she hesitated. Oh, not more than a heartbeat, but just
long enough to notice that the overhead light
brought out brownish highlights in his close-cropped
black hair and that the hint of dark stubble on his
square jaw made him look just a little bit dangerous.
Yeah, right, Stephanie thought as she turned
away. Apparently she'd moved into the hallucina
tion stage of sleep deprivation. Dangerous men didn't come to places like Glenwood. No doubt
Nash Harmon was something completely harmless like a shoe salesman or a professor. Besides, what
he did for a living was none of her business. As
long as his credit-card company put the right amount
of money into her bank account, she didn't care if
her guest was a computer programmer or a pirate.
As for him being somewhat good-looking and
possibly single—there hadn't been a wedding ring
on his left hand—she couldn't care less. While her
friends occasionally got on her case for not being willing to jump back into the man-infested dating
pool, Stephanie ignored their well-meant intentions.
She'd already been married once, thank you very much. Nine years as Marty's wife had taught her
that while Marty looked like a grown-up on the out
side, he'd been as irresponsible and self-absorbed as
any ten-year-old on the inside. She would have got
ten more cooperation and teamwork from a dog.
Marty had cured her of ever wanting another man
around. While on occasion she would admit to get
ting lonely, and yes, the sex was tough to live with
out, it beat the alternative. She already had three kids to worry about. Getting involved with a man
would be like adding a fourth child to the mix. She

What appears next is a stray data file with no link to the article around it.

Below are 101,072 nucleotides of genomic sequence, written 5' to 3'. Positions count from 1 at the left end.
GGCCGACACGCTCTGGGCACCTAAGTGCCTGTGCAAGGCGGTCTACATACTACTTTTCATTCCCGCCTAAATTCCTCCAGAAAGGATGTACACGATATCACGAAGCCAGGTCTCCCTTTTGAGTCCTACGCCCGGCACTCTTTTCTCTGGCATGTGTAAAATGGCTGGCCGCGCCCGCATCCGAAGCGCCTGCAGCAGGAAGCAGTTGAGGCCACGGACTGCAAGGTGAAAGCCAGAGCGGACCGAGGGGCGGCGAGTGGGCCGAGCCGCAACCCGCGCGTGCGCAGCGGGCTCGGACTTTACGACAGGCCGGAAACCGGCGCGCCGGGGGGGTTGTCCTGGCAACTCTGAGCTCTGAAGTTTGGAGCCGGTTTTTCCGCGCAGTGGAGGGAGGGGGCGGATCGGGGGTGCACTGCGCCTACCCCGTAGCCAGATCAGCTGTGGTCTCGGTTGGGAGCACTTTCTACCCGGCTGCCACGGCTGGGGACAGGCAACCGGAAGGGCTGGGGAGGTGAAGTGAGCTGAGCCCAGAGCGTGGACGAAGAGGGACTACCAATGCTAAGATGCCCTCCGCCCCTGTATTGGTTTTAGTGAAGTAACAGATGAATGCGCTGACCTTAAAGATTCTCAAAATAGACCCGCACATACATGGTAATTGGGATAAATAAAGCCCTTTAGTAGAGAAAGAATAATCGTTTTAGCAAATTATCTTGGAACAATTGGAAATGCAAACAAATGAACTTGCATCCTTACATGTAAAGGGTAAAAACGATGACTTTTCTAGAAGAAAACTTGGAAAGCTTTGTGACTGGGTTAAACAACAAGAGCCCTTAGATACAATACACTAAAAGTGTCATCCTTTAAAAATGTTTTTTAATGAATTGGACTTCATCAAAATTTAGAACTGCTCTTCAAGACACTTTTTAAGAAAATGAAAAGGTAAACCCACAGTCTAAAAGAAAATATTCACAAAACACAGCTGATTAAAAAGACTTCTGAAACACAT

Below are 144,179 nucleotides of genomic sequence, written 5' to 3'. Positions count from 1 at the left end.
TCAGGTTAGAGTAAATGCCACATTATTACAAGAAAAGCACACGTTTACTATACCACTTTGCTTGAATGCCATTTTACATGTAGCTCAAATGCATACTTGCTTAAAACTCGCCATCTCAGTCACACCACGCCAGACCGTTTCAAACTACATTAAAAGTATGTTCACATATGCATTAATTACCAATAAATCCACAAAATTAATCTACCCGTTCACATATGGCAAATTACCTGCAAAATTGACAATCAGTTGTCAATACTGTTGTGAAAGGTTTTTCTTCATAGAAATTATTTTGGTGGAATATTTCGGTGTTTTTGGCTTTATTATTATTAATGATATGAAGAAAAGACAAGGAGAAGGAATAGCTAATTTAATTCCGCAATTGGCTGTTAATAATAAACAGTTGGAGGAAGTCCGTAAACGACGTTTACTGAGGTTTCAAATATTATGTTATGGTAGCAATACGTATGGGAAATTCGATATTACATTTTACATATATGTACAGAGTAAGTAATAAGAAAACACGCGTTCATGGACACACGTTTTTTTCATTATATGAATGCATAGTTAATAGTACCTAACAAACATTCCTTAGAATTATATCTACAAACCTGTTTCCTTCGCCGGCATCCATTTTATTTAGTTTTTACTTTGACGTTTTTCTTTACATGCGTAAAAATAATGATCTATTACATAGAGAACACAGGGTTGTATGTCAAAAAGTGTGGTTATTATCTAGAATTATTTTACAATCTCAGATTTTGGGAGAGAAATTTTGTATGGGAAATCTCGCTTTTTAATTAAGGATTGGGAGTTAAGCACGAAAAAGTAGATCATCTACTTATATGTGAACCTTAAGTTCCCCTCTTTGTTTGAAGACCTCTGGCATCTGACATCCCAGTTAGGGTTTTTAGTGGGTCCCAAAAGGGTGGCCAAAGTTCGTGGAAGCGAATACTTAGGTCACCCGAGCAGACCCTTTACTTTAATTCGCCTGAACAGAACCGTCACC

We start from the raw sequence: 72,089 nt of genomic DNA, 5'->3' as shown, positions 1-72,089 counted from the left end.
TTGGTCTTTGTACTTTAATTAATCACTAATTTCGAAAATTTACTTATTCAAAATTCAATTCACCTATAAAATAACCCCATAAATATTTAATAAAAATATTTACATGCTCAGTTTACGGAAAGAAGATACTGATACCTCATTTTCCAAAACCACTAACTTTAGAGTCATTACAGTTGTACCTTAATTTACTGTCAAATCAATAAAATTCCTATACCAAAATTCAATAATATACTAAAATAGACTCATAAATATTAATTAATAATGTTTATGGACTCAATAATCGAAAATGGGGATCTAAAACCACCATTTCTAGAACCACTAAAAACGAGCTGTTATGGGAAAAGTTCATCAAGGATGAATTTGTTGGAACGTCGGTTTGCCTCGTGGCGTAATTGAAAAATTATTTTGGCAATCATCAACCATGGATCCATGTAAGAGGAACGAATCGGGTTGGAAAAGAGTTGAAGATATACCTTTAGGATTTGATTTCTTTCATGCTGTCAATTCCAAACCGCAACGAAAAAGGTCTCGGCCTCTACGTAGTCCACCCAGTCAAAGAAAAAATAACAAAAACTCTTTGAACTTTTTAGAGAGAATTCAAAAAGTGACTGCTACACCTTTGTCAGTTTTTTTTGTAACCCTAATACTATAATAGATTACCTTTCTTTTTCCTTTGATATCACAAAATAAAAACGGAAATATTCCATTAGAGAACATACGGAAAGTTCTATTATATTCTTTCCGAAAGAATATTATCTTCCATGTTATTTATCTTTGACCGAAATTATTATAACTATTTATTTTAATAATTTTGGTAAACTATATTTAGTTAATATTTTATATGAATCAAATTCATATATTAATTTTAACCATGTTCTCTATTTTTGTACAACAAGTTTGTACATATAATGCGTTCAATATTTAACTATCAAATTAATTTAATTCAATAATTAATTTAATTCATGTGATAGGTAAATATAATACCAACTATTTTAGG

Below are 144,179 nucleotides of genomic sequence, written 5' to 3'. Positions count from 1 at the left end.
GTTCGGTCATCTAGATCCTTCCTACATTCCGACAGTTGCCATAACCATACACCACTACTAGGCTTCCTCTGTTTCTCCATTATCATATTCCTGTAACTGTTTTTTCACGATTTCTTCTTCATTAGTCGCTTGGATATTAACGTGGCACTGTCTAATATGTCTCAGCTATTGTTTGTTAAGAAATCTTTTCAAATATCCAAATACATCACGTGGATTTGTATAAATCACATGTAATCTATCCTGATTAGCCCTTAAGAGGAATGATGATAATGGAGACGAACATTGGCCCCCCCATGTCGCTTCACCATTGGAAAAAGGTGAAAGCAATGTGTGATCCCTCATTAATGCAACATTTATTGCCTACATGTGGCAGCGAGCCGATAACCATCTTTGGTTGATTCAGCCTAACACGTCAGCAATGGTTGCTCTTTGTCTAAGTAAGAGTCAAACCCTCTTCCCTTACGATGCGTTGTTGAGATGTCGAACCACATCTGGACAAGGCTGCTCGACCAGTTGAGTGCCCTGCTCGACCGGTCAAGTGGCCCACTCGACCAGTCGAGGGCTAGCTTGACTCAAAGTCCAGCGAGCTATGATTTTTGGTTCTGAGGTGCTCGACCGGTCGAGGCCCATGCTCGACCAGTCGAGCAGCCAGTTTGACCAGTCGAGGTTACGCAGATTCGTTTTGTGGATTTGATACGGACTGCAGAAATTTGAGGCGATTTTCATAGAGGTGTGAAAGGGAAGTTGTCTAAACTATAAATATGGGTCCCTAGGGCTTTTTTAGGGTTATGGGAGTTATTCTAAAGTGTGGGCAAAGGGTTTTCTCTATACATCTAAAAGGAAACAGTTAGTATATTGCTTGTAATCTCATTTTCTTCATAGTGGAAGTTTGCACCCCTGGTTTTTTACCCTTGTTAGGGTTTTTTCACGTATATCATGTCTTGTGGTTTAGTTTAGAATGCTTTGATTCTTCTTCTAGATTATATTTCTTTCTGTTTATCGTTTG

didn't think her nerves could stand it.
Despite his late night, Nash woke shortly after six
the following morning. He glanced at the clock and compared it to his watch, which was still on Central Time. Then he rolled onto his back and stared at the ivory ceiling.
What the hell was he doing here?
Dumb question, he told himself. He already knew
the answer. He was in a town he'd never heard of
until a couple of weeks ago, to meet family he
hadn't known he had. No. That wasn't completely true. He was in town because he'd been forced to
take some vacation and he hadn't had anywhere else
to go. If he'd tried lying low in Chicago, Kevin,
his twin and already camped out at Glenwood,
would have been on the next plane east.
Nash sat up and pushed back the covers. Without
the routine of work, his day stretched endlessly in
front of him. Had he really gotten so lost in the job
that he didn't have anything else in his life? Dumb question number two.
He knew he was going to have to get in touch
with Kevin sometime that morning and set up a
meeting. After thirty-one years of knowing nothing
about their biological father save the fact that he'd
gotten a seventeen-year-old virgin pregnant with
twins and then abandoned her, he and Kevin were
about to meet up with half siblings they'd never
known they had.
Kevin thought finding out about more family was
a good thing. Nash still needed convincing.
By 6:40 he'd showered, shaved and dressed in
jeans, a long-sleeved shirt and boots. While it was
mid-June, a cool fog hung over the part of the town
he could see from his second-story window. Nash
paced restlessly in his comfortable room. Maybe he would tell his hostess to forget about breakfast. He
could go for a drive and eat at a diner somewhere. Or maybe he'd just keep going until he figured out
why, in the past few months, he'd stopped sleeping,